Ferns originate from tropical zones. Many sources trace the birth of these plants back to the Prehistoric era. Contrary to common belief, growing ferns indoors is quite simple. They require just a bit of attention and the right care. In this brief guide, let’s discover some useful advice for their care. Let’s also explore the most common types found in our country. Finally, let’s discover some curiosities about this plant.
But first, let’s start with its biological identification.
Biological Identification of Ferns
Ferns belong to the family of Pteridophytes. They are perennial plants without flowers and seeds.
They consist of leaves, an elongated stem, and a highly developed root system. The stem is covered with fine hair, while the leaves, called “fronds”, contain small “scales” called pinnae.
Usually, their shape is elongated and divided, but occasionally (though rare), whole leaves can be found.
Ferns reproduce via spores, which, carried by wind and water, colonize various environments.
The plant’s propagation is vegetative.
Caring for and Cultivating Ferns Indoors
Ferns are suitable for indoor cultivation: they need a humid climate and rather warm temperatures. Taking care of a fern isn’t complex: just water it adequately and place it in sufficiently large pots (such as these) using soft and rich soil (found here) and occasionally fertilizing it. Specifically, ferns don’t require constant lighting or much space as they grow slowly and more in height than in width. Thanks to this characteristic, they can be planted in small pots. However, like other plants, once the roots emerge from the pot’s holes, repotting is necessary. One mistake to avoid in caring for ferns is leaving the soil dry for extended periods. Consistently watering these plants, neither too much nor too little, is crucial. As mentioned, ferns need a humid climate, so it’s essential to mist them daily. To maintain the lush foliage of ferns, it’s essential to frequently remove dry tips. Lastly, a great way to ensure proper and flourishing plant development is to fertilize them with green plant fertilizer approximately every 15 days. You can use simple home compost for this purpose.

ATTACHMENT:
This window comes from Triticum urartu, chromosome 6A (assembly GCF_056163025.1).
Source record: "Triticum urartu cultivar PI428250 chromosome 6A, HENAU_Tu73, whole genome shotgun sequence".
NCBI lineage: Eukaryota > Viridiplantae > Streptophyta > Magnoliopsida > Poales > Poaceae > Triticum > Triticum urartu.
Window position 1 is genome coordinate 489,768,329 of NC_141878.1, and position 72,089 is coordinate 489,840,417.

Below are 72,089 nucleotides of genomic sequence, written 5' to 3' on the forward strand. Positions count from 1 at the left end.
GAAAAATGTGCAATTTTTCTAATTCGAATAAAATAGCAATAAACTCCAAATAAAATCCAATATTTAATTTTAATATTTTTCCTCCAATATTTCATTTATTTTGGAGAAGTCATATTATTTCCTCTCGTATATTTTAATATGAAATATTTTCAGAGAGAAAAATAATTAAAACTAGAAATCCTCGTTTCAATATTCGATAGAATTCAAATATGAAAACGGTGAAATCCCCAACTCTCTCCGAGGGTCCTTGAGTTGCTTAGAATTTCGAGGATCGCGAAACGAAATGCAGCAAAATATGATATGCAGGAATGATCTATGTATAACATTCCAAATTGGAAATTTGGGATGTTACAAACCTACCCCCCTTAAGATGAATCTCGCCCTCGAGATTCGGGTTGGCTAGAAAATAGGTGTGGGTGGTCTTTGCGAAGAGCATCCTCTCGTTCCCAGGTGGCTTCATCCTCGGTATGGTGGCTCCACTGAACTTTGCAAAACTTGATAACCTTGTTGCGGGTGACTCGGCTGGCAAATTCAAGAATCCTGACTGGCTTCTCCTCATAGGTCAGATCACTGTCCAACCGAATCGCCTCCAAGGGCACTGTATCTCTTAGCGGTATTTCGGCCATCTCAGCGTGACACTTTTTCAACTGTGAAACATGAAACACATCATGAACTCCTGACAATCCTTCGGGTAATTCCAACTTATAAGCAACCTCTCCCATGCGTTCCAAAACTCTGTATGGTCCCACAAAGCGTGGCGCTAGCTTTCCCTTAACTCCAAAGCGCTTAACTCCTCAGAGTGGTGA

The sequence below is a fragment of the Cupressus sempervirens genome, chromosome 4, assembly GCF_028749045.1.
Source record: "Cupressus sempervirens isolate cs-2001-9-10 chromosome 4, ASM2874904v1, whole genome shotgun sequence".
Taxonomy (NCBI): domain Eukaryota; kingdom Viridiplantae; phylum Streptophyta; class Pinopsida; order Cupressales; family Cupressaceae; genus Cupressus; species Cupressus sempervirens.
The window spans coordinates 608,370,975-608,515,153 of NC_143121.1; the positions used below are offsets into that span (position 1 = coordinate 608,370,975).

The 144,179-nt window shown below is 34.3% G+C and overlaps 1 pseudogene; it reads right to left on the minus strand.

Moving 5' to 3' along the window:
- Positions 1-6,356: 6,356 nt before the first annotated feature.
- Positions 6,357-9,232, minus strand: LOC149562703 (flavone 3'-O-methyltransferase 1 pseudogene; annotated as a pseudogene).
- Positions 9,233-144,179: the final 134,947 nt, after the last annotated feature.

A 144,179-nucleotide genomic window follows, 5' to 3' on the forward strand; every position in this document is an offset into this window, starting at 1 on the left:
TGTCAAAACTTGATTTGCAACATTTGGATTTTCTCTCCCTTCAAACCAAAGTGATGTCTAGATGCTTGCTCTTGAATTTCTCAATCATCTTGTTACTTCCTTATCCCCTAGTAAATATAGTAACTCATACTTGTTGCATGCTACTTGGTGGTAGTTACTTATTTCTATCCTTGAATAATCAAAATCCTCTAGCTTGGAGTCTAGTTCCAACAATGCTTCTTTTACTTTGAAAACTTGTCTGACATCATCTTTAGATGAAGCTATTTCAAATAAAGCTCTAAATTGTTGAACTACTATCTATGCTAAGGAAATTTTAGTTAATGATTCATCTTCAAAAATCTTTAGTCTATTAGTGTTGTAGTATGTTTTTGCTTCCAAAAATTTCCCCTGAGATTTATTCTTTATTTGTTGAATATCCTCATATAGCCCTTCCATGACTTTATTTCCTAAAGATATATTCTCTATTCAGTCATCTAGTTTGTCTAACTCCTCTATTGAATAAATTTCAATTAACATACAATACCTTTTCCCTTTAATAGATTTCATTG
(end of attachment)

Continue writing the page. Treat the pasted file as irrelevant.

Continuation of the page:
Types of Ferns
There are approximately 12,000 species of ferns worldwide (120 of which are found throughout Italy). These varieties are widespread across all continents. Among the most common species are:
- Athyrium, an evergreen specimen widespread across the entire northern region. It can reach heights and widths of 0.5 meters;
- Bradford Rambler, which grows only up to 30 cm and has a reddish stem with light yellow foliage;
- Filix-femina, one of the tallest specimens, reaching heights of up to 1.5 m;
- Osmunda, one of the aesthetically more appreciated species. Perfect to be grown on terraces or even indoors as ornamental plants.
Interesting Facts about Ferns
Today, ferns are primarily used as ornamental plants and decorative elements to enrich floral compositions, bouquets, and gardens.
Since ancient times, they have been considered a symbol of abundance, wealth, and good omen. Some specimens are still used today for therapeutic purposes, as various studies have shown positive aspects for treating nausea, pains, and the flu. Moreover, they are an excellent ally for purifying the environment, having a high capacity to absorb harmful airborne substances. Finally, they can also be used in organic agriculture as a natural macerate, useful for preventing disease and parasite infestations.